Housing

Housing Bottom? Fannie Mae Won't Seek Tax Dollars


Housing Bottom? Fannie Mae Won't Seek Tax Dollars

Photograph by Sam Hodgson/Bloomberg

Evidence is mounting that U.S. home prices are finally hitting bottom, and now comes the best news yet: Fannie Mae says that for the first time since 2008, it won’t need money from the Treasury Department to balance its books.

Fannie Mae, the biggest backer of U.S. home loans, used to brag that it would be safe from even a severe downturn in the housing market. That turned out to be tragically incorrect. It has drawn $117 billion in aid since being seized by federal regulators in 2008.

Fannie’s announcement today is good news on two counts: It means taxpayers won’t have to shell out any money to support Fannie (at least related to the first quarter—it may need support in the future). More important, it’s another signal that housing is getting ready to turn the corner.

In Fannie’s press release (PDF) the company attributed its $2.7 billion first-quarter profit to positive developments in the housing market. Credit losses declined because of “a less significant decline in home prices, a decline in the company’s inventory of single-family real estate owned (REO) properties coupled with improved REO sales prices, and lower single-family serious delinquency rates.”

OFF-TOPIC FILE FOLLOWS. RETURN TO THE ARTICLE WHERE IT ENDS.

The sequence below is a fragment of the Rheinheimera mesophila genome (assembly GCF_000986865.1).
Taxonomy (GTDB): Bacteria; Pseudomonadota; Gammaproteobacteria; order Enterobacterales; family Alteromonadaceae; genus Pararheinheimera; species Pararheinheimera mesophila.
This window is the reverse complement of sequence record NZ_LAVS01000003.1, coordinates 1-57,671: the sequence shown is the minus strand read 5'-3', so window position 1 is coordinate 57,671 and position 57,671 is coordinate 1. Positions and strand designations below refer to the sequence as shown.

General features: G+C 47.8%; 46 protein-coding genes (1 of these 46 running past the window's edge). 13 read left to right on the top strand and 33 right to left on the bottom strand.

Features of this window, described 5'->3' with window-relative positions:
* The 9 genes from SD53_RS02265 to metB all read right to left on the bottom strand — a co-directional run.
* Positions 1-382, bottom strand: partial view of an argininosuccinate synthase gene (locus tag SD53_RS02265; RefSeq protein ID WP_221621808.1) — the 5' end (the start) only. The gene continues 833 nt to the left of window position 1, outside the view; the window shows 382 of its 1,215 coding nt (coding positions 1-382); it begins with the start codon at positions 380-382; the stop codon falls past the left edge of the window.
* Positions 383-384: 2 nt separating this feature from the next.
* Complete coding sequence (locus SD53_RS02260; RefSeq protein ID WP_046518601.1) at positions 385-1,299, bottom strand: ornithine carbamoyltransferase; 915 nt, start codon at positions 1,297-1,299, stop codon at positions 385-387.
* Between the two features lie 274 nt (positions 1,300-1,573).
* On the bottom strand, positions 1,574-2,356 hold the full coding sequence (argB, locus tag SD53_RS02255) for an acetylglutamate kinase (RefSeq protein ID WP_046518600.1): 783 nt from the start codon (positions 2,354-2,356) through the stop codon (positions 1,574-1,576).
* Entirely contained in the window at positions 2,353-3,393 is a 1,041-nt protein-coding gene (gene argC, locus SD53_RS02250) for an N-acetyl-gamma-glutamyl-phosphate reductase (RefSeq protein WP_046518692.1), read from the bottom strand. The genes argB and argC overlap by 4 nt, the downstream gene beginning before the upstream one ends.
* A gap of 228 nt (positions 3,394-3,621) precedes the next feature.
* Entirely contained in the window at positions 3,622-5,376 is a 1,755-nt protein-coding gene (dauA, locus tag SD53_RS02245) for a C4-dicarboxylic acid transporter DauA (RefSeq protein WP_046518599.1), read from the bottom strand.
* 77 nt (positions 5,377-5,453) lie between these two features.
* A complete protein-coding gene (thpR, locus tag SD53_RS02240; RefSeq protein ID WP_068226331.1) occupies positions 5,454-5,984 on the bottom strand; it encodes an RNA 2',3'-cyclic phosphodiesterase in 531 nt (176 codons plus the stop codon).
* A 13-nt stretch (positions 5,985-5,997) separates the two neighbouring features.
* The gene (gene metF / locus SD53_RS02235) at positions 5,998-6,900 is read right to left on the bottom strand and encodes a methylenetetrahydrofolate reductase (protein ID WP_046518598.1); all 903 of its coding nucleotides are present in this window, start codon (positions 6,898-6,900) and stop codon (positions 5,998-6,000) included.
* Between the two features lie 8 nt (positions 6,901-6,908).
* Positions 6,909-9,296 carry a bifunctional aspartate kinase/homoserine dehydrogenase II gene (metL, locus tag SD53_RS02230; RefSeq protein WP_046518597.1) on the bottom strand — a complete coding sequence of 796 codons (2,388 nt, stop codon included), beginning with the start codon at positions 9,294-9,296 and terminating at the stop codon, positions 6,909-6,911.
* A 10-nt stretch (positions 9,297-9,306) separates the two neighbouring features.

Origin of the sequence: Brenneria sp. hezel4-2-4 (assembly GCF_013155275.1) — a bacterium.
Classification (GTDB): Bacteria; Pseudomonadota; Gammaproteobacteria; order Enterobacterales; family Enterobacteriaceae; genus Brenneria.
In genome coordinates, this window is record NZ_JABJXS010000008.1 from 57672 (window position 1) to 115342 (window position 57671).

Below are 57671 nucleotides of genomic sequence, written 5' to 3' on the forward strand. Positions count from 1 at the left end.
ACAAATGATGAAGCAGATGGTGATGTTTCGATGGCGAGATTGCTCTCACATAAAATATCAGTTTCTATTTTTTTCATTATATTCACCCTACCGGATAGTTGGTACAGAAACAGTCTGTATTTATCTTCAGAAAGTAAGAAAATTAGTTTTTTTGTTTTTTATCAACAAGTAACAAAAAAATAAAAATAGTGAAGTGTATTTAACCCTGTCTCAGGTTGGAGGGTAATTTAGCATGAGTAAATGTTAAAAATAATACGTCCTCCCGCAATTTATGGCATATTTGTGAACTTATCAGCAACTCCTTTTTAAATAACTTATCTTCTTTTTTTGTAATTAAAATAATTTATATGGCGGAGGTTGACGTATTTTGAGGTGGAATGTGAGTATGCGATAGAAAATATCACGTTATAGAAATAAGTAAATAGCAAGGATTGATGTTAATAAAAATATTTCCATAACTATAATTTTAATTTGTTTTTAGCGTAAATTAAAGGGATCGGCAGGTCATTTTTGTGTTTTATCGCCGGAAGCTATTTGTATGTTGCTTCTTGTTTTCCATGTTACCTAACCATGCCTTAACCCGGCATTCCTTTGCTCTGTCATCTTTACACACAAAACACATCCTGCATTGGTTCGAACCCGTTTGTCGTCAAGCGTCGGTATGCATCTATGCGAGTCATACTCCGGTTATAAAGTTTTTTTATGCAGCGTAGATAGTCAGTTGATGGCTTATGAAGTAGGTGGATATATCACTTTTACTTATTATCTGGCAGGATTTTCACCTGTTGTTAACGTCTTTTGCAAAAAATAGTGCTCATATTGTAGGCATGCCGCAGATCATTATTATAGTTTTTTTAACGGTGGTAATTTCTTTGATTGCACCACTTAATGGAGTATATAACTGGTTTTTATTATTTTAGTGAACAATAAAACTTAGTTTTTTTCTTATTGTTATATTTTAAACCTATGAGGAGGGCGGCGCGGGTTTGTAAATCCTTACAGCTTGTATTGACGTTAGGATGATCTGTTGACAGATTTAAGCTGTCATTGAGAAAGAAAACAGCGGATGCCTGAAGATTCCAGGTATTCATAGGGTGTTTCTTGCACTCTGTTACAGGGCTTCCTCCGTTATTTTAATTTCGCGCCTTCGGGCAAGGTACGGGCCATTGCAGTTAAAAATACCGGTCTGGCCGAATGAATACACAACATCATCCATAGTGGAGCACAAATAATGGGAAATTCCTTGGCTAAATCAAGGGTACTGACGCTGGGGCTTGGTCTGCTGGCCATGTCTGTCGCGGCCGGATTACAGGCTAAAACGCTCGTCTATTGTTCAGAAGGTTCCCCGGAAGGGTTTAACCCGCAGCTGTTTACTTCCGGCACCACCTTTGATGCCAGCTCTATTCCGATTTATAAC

The National Association of Realtors said today that the median sales price of a home increased in the first quarter from a year earlier in 74 of 146 metropolitan areas measured.

Another positive sign: Fiserv, which puts out the Case-Shiller Indexes of home prices, said on May 8 that thanks to falling home prices and low mortgage rates, the monthly payment for a median-priced home represents just 12 percent of median-family income, the lowest percentage since its recordkeeping began in 1971.

“Nearly all non-price metrics—existing home sales, rising home order volumes, increased spending on home improvement, a jump in multi-family construction—indicate that the housing sector hit bottom last year and has started along a path of slow recovery,” David Stiff, Fiserv’s chief economist, said in a press release.

To be sure, millions of homes are still worth less than the mortgages on them. That’s a dark cloud over the market. Today the Federal Housing Administration said the number of FHA-insured loans jumped in March. Half the mortgages it modified to ease repayment terms were in default again a year or more later, Bloomberg News reported.

Coy_190
Coy is Bloomberg Businessweek's economics editor. His Twitter handle is @petercoy.

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